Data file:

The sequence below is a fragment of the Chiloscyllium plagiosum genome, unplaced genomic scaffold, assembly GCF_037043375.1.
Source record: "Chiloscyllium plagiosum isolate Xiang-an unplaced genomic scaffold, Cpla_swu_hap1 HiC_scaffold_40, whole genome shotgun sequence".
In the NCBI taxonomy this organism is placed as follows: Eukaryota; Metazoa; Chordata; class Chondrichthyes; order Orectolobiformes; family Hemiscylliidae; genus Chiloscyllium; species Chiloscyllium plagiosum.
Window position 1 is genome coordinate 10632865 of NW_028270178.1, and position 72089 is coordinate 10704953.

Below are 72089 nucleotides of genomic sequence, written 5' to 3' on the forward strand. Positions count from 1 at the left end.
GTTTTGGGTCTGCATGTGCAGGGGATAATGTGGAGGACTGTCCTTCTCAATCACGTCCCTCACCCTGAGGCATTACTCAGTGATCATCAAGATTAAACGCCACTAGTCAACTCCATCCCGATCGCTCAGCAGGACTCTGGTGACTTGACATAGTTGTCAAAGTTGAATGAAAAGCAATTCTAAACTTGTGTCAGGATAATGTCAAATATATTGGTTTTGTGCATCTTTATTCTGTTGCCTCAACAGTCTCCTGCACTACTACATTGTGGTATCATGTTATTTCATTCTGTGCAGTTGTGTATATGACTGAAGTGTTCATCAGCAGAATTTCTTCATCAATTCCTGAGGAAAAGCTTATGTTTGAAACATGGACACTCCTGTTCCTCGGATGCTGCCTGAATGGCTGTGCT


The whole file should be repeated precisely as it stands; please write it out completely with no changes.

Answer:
The sequence below is a fragment of the Chiloscyllium plagiosum genome, unplaced genomic scaffold, assembly GCF_037043375.1.
Source record: "Chiloscyllium plagiosum isolate Xiang-an unplaced genomic scaffold, Cpla_swu_hap1 HiC_scaffold_40, whole genome shotgun sequence".
In the NCBI taxonomy this organism is placed as follows: Eukaryota; Metazoa; Chordata; class Chondrichthyes; order Orectolobiformes; family Hemiscylliidae; genus Chiloscyllium; species Chiloscyllium plagiosum.
Window position 1 is genome coordinate 10632865 of NW_028270178.1, and position 72089 is coordinate 10704953.

Below are 72089 nucleotides of genomic sequence, written 5' to 3' on the forward strand. Positions count from 1 at the left end.
GTTTTGGGTCTGCATGTGCAGGGGATAATGTGGAGGACTGTCCTTCTCAATCACGTCCCTCACCCTGAGGCATTACTCAGTGATCATCAAGATTAAACGCCACTAGTCAACTCCATCCCGATCGCTCAGCAGGACTCTGGTGACTTGACATAGTTGTCAAAGTTGAATGAAAAGCAATTCTAAACTTGTGTCAGGATAATGTCAAATATATTGGTTTTGTGCATCTTTATTCTGTTGCCTCAACAGTCTCCTGCACTACTACATTGTGGTATCATGTTATTTCATTCTGTGCAGTTGTGTATATGACTGAAGTGTTCATCAGCAGAATTTCTTCATCAATTCCTGAGGAAAAGCTTATGTTTGAAACATGGACACTCCTGTTCCTCGGATGCTGCCTGAATGGCTGTGCT